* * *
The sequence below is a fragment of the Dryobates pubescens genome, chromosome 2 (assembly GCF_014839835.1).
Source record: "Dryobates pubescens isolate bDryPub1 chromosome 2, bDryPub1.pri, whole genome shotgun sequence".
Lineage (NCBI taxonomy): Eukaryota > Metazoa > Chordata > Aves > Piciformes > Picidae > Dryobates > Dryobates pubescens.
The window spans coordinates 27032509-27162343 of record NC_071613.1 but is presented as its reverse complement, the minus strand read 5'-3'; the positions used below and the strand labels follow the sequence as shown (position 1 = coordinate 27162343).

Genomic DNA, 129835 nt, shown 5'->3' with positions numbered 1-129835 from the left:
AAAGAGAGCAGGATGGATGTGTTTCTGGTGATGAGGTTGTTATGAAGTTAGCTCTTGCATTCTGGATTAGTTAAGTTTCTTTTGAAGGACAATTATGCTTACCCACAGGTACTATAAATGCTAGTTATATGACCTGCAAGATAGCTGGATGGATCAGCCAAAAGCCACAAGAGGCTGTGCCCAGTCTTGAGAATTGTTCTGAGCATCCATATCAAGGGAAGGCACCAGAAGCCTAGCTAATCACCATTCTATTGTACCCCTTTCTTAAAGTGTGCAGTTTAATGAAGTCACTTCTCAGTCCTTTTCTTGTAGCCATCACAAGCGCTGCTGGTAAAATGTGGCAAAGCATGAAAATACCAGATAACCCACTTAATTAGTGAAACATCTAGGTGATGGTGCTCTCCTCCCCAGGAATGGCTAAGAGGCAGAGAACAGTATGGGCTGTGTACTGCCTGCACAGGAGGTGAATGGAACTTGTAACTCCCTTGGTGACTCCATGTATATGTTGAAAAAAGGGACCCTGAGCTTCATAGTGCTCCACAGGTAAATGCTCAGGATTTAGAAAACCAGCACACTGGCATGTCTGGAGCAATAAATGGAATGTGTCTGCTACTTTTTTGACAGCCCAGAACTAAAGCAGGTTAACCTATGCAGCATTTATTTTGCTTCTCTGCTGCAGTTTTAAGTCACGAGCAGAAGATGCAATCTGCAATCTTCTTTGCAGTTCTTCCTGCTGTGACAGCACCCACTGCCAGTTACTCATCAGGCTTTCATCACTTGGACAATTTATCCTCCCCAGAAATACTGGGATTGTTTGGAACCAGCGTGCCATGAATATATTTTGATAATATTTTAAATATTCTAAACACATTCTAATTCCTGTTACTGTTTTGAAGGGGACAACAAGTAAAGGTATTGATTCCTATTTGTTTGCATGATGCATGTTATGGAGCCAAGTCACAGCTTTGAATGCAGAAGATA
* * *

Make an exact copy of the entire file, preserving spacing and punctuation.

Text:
The sequence below is a fragment of the Dryobates pubescens genome, chromosome 2 (assembly GCF_014839835.1).
Source record: "Dryobates pubescens isolate bDryPub1 chromosome 2, bDryPub1.pri, whole genome shotgun sequence".
Lineage (NCBI taxonomy): Eukaryota > Metazoa > Chordata > Aves > Piciformes > Picidae > Dryobates > Dryobates pubescens.
The window spans coordinates 27032509-27162343 of record NC_071613.1 but is presented as its reverse complement, the minus strand read 5'-3'; the positions used below and the strand labels follow the sequence as shown (position 1 = coordinate 27162343).

Genomic DNA, 129835 nt, shown 5'->3' with positions numbered 1-129835 from the left:
AAAGAGAGCAGGATGGATGTGTTTCTGGTGATGAGGTTGTTATGAAGTTAGCTCTTGCATTCTGGATTAGTTAAGTTTCTTTTGAAGGACAATTATGCTTACCCACAGGTACTATAAATGCTAGTTATATGACCTGCAAGATAGCTGGATGGATCAGCCAAAAGCCACAAGAGGCTGTGCCCAGTCTTGAGAATTGTTCTGAGCATCCATATCAAGGGAAGGCACCAGAAGCCTAGCTAATCACCATTCTATTGTACCCCTTTCTTAAAGTGTGCAGTTTAATGAAGTCACTTCTCAGTCCTTTTCTTGTAGCCATCACAAGCGCTGCTGGTAAAATGTGGCAAAGCATGAAAATACCAGATAACCCACTTAATTAGTGAAACATCTAGGTGATGGTGCTCTCCTCCCCAGGAATGGCTAAGAGGCAGAGAACAGTATGGGCTGTGTACTGCCTGCACAGGAGGTGAATGGAACTTGTAACTCCCTTGGTGACTCCATGTATATGTTGAAAAAAGGGACCCTGAGCTTCATAGTGCTCCACAGGTAAATGCTCAGGATTTAGAAAACCAGCACACTGGCATGTCTGGAGCAATAAATGGAATGTGTCTGCTACTTTTTTGACAGCCCAGAACTAAAGCAGGTTAACCTATGCAGCATTTATTTTGCTTCTCTGCTGCAGTTTTAAGTCACGAGCAGAAGATGCAATCTGCAATCTTCTTTGCAGTTCTTCCTGCTGTGACAGCACCCACTGCCAGTTACTCATCAGGCTTTCATCACTTGGACAATTTATCCTCCCCAGAAATACTGGGATTGTTTGGAACCAGCGTGCCATGAATATATTTTGATAATATTTTAAATATTCTAAACACATTCTAATTCCTGTTACTGTTTTGAAGGGGACAACAAGTAAAGGTATTGATTCCTATTTGTTTGCATGATGCATGTTATGGAGCCAAGTCACAGCTTTGAATGCAGAAGATA